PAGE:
- “The Memorybox Vultures” by Brian Trent (science fiction short story)
- “Shooting Iron” by Cassandra Khaw and Jonathan L. Howard (fantasy novelette)
- “The Men Who Come from Flowers” by Bonnie Jo Stufflebeam (fantasy short story)
- “Powerless” by Harry Turtledove (alternate history novelette)
- “The Gallian Revolt as Seen from the Sama-Sama Laundrobath” by Brenda Kalt (science fiction short story)
- “We Mete Justice with Beak and Talon” by Jeremiah Tolbert (science fiction short story)
- “Taste of Opal” by Yukimi Ogawa (fantasy novelette)
- “Suicide Watch” by Susan Emshwiller (science fiction short story)
- “Emissaries from the Skirts of Heaven” by Gregor Hartmann (science fiction short story)
- “Impossible Male Pregnancy: Click to Read Full Story” by Sarina Dorie (science fictional short story)
- “Blessed” by Geoff Ryman (fantasy short story)
The September/October issue of F&SF includes a couple of very long novelettes and some substantial short stories (one within the fuzz factor of a novelette and written like one) but provides the same number of novellas Analog did: 0. (In fact, looking ahead, it looks like F&SF will only emit three in all of 2018.) This issue tips slightly more to the SF side of the field than usual, with six stories of a science fictional nature plus an alternate history vs. four fantasies.
My favorite was one of the two decent SF cops’n’robbers stories. “Mete” takes us into the near future when someone tries to assassinate a mayor with a drone. The interesting element is the “cop” matched up against that drone: an eagle with a bird/human/AI gestalt mind. The story, itself, is a little thin, being a “person low in the pecking order trying to make good” template but the technical idea is fun and the aerial flight and fight is well done. “Vultures” is another crime tale but not another bird story as its birds are metaphorical. Its plot is too thick. In this near-future, a woman works with quasints (AI-like entities derived from people’s online personas). Her case seems to shift from a former bookstore owner to a former woman who is trying to take down an evil politician but that politician and his vulture (pet hacker) play hardball. The premise is fine (though shaky as presented) and the initial layout of actions and issues is fine. The political skullduggery in the meat of the story is okay in the abstract except for TV-episode-like melodrama. Unfortunately, the penultimate twist undercuts the story and hurts the ultimate twist which would have been superb and could have joined up with the start perfectly if the story had had a different middle.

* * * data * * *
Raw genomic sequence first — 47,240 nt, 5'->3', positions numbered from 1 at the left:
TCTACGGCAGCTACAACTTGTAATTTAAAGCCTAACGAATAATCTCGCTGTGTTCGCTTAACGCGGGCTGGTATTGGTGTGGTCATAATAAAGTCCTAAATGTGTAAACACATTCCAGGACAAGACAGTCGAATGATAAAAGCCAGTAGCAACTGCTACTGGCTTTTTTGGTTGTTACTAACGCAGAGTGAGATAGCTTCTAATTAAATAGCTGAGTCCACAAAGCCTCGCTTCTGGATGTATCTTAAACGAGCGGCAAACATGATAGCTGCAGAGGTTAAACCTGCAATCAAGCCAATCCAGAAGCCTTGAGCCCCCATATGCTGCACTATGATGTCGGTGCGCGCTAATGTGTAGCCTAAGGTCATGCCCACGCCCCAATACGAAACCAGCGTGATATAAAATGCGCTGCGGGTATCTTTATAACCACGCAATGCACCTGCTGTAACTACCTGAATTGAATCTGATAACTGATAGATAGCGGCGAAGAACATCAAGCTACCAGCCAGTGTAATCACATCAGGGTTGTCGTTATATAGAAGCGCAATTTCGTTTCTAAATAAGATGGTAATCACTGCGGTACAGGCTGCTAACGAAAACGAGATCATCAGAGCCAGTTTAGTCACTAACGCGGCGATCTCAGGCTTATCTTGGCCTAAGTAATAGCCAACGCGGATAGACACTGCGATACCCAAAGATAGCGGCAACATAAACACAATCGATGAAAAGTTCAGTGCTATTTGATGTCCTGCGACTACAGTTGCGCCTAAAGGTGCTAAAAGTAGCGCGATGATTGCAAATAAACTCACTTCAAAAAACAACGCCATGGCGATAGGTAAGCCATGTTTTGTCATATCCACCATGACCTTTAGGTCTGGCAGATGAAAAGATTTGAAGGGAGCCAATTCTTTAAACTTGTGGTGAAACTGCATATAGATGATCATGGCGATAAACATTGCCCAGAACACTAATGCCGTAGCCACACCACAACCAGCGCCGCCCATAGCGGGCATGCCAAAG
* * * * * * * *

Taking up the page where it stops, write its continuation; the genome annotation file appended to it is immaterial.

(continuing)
Moving to stories with revolutionary elements and eventually seguing into fantasy for a bit, “Powerless” is a story about a propaganda poster from the West Coast People’s Democratic Republic being the straw that breaks Charlie Simpkins’ back. He throws it away, rather than hang it in his shop window as required, and that small act, after some pushing and shoving with the Powers That Be, leads him into a life of revolution. The sole speculative element of this story is, “What if California were, say, Cold War Romania?” but there actually was a Cold War Romania. This is effectively unpleasant but rather dull and underwhelming and, though it illustrates how one need not be powerless in bad political times, I’m not sure why the story took this particular retro-form. “Gallian Revolt” moves us off-world and well into the future in another underwhelming tale of a regular person in a revolt, this time as mostly an observer with key details of participation. Also, except for the surface of made-up names and indications of multi-planet empires and some trivial “laundrobath” tech and so on, this isn’t especially science fictional either. “Emissaries” is a little different and reminds me a lot of “Inquisitive” from two issues before in the same magazine. A disadvantaged but driven girl rises from her broken home and experiences a great deal in a larger life in a theocracy in which she’s a participant, though we’re supposed to be sympathetic to her. Here, she tries to find a way to combat a heresy of a group which believes humanity must shrink to pool its godhead vs. those who believe it must be fruitful and multiply throughout the galaxy. While interesting enough, it didn’t seem to connect to much for me. Finally, the fantasy, “Blessed” is one of several stories in this issue written in second person and/or present tense. You’re a white African woman with postcolonial malaise and an acute case of dorkiness who gets lost in a cave tour, endures a nightmare, and then experiences a Change. If I’m reading this right, it may well include a profound truth about the relation of the past to the present and future but its cave nightmare, while indeed theoretically nightmarish, constitutes almost all the surface story which meant it was actually uninvolving.